Sumary of Canadian Blood Services to recommend end to ban on men who have sex with men donating blood:
- An end to the ban on gay and bisexual men from donating blood — promised by Prime Minister Justin Trudeau in 2015 — is set to be recommended within weeks in favour of new screening criteria based on sexual history and behaviour.
- Canadian Blood Services is preparing to ask Health Canada to allow it to scrap questions about gender or sexuality, basing screening on higher-risk sexual behaviour instead.
- Our proposed criteria will aim to precisely and reliably identify those who may have a transfusion-transmissible infection, especially in the window period, regardless of gender or sexual orientation,” said Catherine Lewis, a spokeswoman for Canadian Blood Services, who declined to comment on the specifics of the recommendation.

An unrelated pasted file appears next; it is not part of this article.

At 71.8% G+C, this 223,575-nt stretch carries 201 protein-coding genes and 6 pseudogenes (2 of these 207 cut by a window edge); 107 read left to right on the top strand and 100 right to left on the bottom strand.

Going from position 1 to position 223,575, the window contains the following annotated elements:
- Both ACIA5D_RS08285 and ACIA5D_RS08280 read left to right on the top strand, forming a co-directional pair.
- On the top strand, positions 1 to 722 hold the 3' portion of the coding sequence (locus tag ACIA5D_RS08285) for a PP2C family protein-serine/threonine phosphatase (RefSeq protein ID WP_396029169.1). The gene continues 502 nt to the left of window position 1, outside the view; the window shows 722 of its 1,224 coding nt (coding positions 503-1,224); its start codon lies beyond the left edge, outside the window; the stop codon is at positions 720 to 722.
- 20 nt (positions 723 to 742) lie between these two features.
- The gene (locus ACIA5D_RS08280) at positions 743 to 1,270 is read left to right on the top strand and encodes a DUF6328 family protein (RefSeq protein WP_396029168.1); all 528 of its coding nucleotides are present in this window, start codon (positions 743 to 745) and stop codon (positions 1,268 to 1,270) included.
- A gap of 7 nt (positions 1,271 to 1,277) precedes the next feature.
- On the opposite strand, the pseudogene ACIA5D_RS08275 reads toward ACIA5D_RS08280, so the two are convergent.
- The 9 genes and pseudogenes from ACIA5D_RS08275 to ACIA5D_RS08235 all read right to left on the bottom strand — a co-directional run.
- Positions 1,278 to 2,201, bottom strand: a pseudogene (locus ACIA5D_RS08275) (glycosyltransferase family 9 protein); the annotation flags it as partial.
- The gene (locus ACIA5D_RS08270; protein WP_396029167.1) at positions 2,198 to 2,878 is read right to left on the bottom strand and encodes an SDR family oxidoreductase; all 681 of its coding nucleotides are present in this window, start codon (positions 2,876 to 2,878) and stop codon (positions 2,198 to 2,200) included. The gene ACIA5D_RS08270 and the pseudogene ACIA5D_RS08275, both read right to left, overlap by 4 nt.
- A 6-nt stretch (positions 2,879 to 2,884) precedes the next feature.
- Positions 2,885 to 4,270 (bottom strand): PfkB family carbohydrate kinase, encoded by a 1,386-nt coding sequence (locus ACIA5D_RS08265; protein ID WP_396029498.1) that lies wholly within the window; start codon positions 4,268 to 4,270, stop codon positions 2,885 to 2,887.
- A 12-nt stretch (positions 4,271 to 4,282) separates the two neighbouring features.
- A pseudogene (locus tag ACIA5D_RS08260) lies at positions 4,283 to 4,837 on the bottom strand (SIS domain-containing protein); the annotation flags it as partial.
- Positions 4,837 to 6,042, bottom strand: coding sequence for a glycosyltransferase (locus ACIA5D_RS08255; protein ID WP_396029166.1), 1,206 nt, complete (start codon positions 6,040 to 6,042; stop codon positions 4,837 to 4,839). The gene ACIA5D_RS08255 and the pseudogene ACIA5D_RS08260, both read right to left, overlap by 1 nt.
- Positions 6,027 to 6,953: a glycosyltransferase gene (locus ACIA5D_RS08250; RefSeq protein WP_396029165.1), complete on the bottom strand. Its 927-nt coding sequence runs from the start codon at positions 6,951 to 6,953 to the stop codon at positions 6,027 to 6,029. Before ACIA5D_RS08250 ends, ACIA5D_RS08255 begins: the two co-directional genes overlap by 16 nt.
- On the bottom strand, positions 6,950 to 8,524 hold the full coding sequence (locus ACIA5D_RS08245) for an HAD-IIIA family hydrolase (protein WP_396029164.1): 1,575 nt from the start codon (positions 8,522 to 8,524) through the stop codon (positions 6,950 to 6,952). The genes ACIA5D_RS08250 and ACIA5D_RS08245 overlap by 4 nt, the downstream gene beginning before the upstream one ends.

- Currently, men volunteering to give blood are asked if they have had sex with a man in the last three months.
- The blood service says it is preparing to cite evidence from countries that do not ask donors such questions, as well as research on risk of HIV transmission, in its submission to Health Canada within the next six weeks.
- ” The way the screening is currently set up lacks nuance, and also doesn’t address people who are transgender, two-spirit or otherwise don’t confirm to binary genders, said Nathan Lachowsky, one of several researchers whose work will inform Canadian Blood Services’ application.
- “That simplifies the system and makes it more accessible to more Canadians.
- ” U.K. recently changed criteria The U.K. criteria for blood donation, which Blood Services says it has been considering along with that from other countries, does not include questions about sexual orientation.